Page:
Review: Bustafellows (Nintendo Switch)

10 mins read
Review by Matt S.

Bustafellows is right up there with the best crime fiction works I’ve ever read. Not just in terms of visual novels, or broader video games. I’m talking across all media. Bustafellows is every bit the page-turner of a Conan Doyle or Christie novel. It’s as interesting in terms of its moral musings as anything from Chandler or classic noir cinema such as Chinatown. The serialised, sustained, character-driven nature of it helps make the narrative arcs as compelling to follow as anything Law & Order has ever offered fans, while the pervasive humour gives it the same quirky quality as a Castle or Bones.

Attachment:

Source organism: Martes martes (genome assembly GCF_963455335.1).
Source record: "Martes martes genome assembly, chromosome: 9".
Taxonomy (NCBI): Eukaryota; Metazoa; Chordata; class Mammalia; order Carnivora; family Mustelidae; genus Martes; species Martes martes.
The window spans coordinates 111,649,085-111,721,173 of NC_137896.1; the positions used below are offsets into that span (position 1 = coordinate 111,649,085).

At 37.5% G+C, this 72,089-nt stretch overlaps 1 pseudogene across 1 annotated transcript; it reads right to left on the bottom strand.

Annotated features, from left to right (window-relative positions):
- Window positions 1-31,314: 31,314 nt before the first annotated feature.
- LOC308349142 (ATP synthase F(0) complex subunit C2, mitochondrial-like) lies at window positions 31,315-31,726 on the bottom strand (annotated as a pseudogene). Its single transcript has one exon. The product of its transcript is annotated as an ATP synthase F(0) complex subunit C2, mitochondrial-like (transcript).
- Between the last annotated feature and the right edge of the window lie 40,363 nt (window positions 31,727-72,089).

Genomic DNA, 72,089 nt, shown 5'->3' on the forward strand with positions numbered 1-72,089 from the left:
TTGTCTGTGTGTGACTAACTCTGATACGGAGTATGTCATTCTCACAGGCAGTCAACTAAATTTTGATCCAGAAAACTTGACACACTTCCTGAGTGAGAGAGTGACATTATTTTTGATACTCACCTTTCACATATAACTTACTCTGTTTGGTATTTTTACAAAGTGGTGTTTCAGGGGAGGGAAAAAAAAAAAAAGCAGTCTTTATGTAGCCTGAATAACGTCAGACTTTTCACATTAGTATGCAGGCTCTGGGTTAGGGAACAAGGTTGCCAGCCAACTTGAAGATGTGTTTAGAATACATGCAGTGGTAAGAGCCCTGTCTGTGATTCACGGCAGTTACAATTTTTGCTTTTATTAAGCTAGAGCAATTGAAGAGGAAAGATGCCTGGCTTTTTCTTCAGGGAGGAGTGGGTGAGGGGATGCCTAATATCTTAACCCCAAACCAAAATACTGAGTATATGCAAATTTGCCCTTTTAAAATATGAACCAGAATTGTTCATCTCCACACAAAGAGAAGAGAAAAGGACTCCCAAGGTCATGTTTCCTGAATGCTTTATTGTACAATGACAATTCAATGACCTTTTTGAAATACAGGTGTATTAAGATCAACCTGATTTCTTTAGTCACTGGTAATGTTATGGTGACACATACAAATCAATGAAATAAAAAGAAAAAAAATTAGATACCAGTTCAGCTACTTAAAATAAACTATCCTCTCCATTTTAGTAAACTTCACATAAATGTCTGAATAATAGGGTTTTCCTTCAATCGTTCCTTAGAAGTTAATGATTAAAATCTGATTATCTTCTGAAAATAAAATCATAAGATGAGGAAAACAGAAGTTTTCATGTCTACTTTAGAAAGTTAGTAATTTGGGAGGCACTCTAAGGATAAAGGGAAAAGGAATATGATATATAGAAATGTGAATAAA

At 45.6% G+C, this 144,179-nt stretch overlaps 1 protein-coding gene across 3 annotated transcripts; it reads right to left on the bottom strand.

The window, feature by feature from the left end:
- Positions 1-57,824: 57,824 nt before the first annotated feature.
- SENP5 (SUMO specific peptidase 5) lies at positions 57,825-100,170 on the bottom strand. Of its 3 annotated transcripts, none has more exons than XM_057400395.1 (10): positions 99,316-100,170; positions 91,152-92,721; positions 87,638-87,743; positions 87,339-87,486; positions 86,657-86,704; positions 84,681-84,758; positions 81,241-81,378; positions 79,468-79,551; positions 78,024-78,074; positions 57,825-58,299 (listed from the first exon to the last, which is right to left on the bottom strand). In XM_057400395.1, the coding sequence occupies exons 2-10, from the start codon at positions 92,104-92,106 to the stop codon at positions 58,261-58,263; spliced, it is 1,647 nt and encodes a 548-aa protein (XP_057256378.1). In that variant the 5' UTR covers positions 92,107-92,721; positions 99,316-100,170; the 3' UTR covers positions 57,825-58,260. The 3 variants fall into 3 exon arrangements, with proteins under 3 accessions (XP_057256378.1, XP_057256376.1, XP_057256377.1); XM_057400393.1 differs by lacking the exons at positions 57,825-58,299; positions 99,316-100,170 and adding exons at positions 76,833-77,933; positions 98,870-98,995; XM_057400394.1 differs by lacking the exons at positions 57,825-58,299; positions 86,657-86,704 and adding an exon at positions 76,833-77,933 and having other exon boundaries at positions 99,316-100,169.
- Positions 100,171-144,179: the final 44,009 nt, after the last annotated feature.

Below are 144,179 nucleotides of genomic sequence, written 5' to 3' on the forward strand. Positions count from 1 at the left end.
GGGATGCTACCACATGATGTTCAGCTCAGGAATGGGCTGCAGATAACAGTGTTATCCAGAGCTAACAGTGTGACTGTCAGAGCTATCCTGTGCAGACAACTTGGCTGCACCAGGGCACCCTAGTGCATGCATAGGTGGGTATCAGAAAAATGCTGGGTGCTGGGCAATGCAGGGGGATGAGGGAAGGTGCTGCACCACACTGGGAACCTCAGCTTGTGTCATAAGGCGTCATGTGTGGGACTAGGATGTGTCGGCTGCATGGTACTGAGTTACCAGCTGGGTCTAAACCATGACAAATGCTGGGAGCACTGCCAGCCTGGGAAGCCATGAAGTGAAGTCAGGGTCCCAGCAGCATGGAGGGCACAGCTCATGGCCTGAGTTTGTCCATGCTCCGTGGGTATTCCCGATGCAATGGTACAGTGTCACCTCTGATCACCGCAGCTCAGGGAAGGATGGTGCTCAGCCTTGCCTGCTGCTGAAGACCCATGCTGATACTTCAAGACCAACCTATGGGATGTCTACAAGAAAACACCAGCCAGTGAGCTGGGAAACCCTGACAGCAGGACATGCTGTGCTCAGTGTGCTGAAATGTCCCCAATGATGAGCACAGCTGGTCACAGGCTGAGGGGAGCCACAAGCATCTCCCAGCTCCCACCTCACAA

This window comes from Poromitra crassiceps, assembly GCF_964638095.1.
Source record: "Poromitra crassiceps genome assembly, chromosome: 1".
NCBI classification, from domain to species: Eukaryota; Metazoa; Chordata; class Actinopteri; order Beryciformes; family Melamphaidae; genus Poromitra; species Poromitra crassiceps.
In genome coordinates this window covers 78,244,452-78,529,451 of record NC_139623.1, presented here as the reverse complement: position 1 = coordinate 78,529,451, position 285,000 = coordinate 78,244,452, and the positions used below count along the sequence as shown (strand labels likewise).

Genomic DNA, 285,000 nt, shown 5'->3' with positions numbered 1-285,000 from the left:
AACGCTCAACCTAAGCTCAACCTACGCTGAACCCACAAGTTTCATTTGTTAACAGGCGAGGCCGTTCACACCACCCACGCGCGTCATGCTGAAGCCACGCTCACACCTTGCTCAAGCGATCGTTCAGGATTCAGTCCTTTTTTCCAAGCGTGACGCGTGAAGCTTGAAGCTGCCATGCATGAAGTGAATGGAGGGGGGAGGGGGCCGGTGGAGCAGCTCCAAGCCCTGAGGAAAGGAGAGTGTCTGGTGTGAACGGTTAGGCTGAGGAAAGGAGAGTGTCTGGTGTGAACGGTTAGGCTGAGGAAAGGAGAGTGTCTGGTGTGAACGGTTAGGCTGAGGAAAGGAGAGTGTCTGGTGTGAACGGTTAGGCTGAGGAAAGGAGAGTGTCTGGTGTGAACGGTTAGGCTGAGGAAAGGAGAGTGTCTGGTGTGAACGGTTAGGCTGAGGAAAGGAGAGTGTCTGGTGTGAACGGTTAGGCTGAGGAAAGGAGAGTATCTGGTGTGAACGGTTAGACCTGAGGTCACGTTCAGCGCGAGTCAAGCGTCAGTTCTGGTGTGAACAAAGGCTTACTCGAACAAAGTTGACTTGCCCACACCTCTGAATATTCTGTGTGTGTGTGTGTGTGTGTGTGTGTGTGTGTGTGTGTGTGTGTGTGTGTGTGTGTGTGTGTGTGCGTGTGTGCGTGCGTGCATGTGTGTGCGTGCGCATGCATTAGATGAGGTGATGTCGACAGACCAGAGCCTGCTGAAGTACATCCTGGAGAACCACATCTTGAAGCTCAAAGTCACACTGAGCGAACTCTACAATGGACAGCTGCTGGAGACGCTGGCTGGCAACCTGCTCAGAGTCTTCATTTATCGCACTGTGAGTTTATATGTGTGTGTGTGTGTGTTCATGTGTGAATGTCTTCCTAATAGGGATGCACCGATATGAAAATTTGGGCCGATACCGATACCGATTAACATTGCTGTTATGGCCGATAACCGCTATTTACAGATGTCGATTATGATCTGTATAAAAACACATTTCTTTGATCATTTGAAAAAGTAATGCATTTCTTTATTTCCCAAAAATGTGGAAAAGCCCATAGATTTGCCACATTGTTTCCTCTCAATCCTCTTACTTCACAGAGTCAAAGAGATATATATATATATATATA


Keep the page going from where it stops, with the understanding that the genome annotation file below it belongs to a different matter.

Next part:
And yet the first real impression that this game left on me was that it was, somehow, Quantum Leap. If you haven’t heard of that before, don’t worry. Quantum Leap was an early 90’s TV series that won’t be remembered by anyone who wasn’t there for it. The show, however, was actually quite fun, as it focused on a person who developed the ability to time jump, and found himself thrown back to different eras and situations to help right historic wrongs. With the assistance of a scientist from the modern era, this time leaper knew what went wrong (someone was incorrectly convicted for murder – that kind of stuff), and needed to work out how to change history to be more just, while occupying the body of a person involved in the injustice.